It’s not strictly a ramp card, but Krark-Clan Ironworks is a mana source we can opt for, and it can allow for some explosive turns — and help us set up our graveyard. It’s worth checking out. Coveted Jewel, on the other hand, is ramp and card draw. I highly recommend trying it. 


If we’re setting up to enjoy time in the graveyard, then it’s a good idea to consider how we do that without just exiling everything with Osgir. Activating Osgir should be a value play, and not our entire strategy, or we’ll run out of cards quickly. We also need less risky options for playing against tables with a lot of bounce spells; having our tokens bounced is a recipe for disaster, just as a flood might destroy an archaeological site!

Scrap Mastery is Living Death for artifacts, and a slam dunk in an Osgir deck. Reanimating all of our artifact creatures means we can turn the corner and strike out from a losing position, all while removing problem pieces on the other side of the field. Trash for Treasure is a one-shot effect much like Daretti, but one we might want to take. Altar of Dementia, on the other hand, is a linchpin for a deck that wants to play in the graveyard. It works as both a combo piece and an enabler, filling our own graveyard for big plays like Wake the Past, one of the new mass reanimation spells included in the precon. There’s also the aforementioned Underworld Breach, one of the best red spells printed in a very long time. 

One glaring omission from the precon is our trusty Goblin friends. Engineer and Welder are great effects for a deck like this, and Slobad is happy to come along for the ride. 

Utility Cards

Whatever direction you take Osgir, there are some strong utility cards to consider.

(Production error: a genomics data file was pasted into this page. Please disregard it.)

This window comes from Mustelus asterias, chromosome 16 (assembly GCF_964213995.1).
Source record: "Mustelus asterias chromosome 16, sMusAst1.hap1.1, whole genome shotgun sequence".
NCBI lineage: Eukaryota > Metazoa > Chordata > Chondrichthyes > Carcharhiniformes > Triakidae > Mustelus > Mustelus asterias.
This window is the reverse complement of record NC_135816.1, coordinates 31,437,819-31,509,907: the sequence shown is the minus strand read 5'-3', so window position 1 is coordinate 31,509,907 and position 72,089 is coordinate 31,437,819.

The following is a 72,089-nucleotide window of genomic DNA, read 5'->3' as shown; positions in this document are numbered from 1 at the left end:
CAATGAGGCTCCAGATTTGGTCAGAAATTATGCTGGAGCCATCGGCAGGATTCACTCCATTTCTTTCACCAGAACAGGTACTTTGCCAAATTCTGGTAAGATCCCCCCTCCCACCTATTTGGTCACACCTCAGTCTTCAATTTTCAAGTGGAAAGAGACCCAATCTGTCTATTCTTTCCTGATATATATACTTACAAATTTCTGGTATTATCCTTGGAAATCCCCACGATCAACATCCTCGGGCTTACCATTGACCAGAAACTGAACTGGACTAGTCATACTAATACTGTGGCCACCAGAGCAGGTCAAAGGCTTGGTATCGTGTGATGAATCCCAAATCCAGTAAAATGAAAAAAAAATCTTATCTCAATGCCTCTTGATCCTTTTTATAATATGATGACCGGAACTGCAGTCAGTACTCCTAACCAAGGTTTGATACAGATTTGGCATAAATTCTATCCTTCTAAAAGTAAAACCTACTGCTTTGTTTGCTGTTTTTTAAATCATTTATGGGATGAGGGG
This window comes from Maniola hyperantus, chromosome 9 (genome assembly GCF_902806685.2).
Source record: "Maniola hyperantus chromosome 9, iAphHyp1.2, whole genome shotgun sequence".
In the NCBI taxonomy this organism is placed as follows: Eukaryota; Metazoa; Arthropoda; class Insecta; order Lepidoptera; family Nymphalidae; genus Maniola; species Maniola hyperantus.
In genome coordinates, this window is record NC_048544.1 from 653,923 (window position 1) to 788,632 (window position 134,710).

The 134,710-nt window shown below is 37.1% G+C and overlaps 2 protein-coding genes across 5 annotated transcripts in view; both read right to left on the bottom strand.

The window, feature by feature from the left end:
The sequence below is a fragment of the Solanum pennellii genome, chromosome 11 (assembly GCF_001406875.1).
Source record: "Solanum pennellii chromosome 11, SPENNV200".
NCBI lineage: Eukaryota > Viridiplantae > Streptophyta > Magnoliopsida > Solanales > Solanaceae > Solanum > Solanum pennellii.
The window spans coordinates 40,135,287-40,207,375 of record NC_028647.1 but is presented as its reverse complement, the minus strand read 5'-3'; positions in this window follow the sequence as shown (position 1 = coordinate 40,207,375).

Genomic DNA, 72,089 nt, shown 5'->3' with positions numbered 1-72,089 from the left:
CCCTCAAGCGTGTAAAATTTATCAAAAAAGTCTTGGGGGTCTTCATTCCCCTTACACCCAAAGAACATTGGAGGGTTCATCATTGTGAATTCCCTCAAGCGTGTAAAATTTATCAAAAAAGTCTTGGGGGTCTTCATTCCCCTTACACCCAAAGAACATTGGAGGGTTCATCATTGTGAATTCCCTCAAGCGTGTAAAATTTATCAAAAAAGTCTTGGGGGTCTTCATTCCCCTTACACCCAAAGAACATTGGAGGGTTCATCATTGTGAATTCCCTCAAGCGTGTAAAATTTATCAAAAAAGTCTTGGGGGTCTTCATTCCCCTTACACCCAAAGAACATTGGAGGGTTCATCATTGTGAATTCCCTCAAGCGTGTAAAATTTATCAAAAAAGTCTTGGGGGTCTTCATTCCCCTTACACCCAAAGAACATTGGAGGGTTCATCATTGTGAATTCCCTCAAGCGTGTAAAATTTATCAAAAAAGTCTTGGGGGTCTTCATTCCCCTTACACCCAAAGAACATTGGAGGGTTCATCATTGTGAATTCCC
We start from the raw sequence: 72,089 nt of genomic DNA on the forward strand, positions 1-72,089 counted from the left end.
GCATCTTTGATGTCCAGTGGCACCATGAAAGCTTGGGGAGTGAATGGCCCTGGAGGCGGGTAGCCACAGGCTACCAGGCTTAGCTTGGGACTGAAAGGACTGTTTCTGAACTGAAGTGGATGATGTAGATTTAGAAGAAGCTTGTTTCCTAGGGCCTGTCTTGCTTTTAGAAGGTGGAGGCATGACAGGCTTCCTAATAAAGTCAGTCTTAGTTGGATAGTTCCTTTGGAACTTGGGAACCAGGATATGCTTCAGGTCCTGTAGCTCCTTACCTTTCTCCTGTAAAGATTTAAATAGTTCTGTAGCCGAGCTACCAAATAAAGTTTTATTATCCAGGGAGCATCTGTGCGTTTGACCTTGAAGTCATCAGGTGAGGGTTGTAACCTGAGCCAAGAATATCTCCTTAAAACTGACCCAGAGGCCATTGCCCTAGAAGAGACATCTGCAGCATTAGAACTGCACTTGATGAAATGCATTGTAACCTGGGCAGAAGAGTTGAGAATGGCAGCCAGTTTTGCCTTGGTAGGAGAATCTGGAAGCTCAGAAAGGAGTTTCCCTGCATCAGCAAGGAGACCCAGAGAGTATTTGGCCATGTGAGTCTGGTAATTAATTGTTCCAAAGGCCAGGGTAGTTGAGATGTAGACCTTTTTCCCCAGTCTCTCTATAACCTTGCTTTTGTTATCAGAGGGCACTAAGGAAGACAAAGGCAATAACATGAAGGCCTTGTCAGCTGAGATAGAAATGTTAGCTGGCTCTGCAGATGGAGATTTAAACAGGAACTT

First up, more planeswalkers. The original Ugin is a monster of a board wipe which can often be fairly one-sided, while New-gin gives us a way to empty out our hand while having access to decent removal. Karn, meanwhile, is a card I’m much happier to take instead of Pull from Eternity. I don’t think the deck wants both, and I’d prefer my way to bring back an exiled artifact did other things, too. 

Welding Jar is a cheap way to keep your best artifacts around, and Restoration Specialist continues to be my favorite card I never see anyone else play. Ugin’s Nexus is a nice way to take an extra turn in our colors, but I’m also pointing it out to clarify something: there is no way to take two extra turns with this card and Osgir without doing convoluted things with Mirror Gallery that just aren’t worth the effort. 

Depending on how fast you can fill your graveyard, you might get a lot out of some of the enablers for Osgir. Getting to untap him multiple times can give you some really explosive turns.

Rounding things out here — because I could go on — are three powerful pieces. Spine of Ish Sah is cheaper than it seems if you can get it into your graveyard, and it works well with Osgir. Unwinding Clock gives you extra mana and pseudo-vigilance, and Oblivion Stone is just one of the better removal pieces to consider.